April 3, 2024


Bird flu detected in Texas and Kansas, US dairy cattle milk



US officials have confirmed the presence of bird flu in milk in dairy cattle from Texas and Kansas, raising concerns about its potential impact on the livestock industry and food safety, PBS NewsHour reported.


The Texas Animal Health Commission verified that the flu virus affecting the dairy cattle is the Type A H5N1 strain, which is known for causing outbreaks in birds and occasionally infecting humans. Affected cattle in Texas, Kansas, and New Mexico are experiencing decreased lactation and appetite.


This revelation follows last week's announcement from Minnesota officials, who reported cases of bird flu in goats on a farm previously affected by outbreaks among poultry. It marks the first instance of bird flu detected in US livestock.


The US Department of Agriculture assured the public of the safety of the commercial milk supply, stating that the risk to consumers is low. Dairy farms are mandated to prevent milk from diseased animals from entering the food supply, with contaminated milk being diverted or disposed of. Additionally, pasteurisation, a standard process for milk sold through interstate commerce, effectively eliminates viruses and bacteria.


USDA tests on the cattle did not detect any alterations to the virus that would enhance its transmissibility to humans. Commissioner Sid Miller of the Texas Department of Agriculture recounted dairy farmers' concerns about the sudden onset of illness among cattle, which led to reduced milk production and appetite loss.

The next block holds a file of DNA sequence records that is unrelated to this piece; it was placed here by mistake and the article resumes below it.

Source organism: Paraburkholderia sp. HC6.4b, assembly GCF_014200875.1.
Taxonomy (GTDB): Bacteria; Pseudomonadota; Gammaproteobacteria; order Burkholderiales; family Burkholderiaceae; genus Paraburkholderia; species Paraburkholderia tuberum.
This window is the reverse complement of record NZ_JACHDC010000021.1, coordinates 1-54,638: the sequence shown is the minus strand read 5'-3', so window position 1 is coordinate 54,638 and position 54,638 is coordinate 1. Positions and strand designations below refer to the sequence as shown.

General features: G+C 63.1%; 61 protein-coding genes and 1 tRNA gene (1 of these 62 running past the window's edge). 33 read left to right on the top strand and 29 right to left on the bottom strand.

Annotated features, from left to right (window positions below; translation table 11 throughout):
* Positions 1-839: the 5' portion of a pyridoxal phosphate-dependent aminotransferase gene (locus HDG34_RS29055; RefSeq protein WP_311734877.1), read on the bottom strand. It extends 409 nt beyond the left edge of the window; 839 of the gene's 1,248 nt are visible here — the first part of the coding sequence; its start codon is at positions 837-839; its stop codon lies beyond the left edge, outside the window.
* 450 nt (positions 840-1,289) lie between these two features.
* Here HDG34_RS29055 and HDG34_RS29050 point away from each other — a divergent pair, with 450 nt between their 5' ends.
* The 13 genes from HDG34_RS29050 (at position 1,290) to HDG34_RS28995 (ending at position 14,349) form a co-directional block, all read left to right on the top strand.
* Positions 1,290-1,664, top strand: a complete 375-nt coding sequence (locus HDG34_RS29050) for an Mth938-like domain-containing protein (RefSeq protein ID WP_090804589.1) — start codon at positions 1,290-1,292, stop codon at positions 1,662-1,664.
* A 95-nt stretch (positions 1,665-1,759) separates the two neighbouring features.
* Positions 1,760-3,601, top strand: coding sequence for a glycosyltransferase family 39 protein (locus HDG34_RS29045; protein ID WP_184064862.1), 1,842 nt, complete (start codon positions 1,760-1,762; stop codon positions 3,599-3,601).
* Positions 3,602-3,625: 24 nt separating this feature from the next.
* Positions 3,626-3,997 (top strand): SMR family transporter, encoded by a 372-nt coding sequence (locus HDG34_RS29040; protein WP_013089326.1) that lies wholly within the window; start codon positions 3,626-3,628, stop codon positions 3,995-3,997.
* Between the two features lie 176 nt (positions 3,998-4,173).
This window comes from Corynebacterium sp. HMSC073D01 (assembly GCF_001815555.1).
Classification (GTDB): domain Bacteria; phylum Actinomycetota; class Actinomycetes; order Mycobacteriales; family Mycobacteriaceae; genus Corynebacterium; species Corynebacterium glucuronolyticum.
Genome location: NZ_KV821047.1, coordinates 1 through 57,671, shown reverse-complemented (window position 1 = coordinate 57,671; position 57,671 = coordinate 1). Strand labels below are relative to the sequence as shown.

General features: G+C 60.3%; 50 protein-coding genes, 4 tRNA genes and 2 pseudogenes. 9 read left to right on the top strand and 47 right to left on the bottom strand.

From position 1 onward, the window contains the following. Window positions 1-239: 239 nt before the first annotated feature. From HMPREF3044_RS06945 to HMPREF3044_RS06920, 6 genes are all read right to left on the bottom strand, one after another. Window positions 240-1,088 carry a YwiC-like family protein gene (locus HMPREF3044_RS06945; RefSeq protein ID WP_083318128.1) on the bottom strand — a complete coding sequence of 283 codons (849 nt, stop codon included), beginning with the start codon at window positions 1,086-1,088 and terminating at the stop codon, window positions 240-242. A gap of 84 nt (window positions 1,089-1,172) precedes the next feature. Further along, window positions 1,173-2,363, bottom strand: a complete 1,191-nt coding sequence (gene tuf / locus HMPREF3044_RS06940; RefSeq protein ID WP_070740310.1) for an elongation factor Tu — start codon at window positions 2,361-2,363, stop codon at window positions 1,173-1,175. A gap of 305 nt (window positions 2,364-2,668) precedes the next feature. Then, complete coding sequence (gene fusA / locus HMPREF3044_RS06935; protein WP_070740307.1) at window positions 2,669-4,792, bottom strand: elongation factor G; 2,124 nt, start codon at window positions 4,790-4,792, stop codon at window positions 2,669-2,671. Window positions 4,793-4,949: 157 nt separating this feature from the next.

The virus is suspected to have been transmitted to the cattle from infected wild birds, based on findings from Texas. Unlike bird flu outbreaks in poultry, affected livestock typically recover within a week to 10 days without the need for culling. Since 2022, bird flu outbreaks have affected millions of wild and commercial birds in the US.


According to Michael Payne, a veterinarian and biosecurity expert, the virus has infected approximately 10% of lactating dairy cattle in the affected herds. The situation is being closely monitored by federal agencies, including the Food and Drug Administration and the Centres for Disease Control and Prevention, along with state authorities.


Enhanced biosecurity measures are being implemented on dairy farms nationwide to mitigate the spread of the virus.


-      PBS NewsHour

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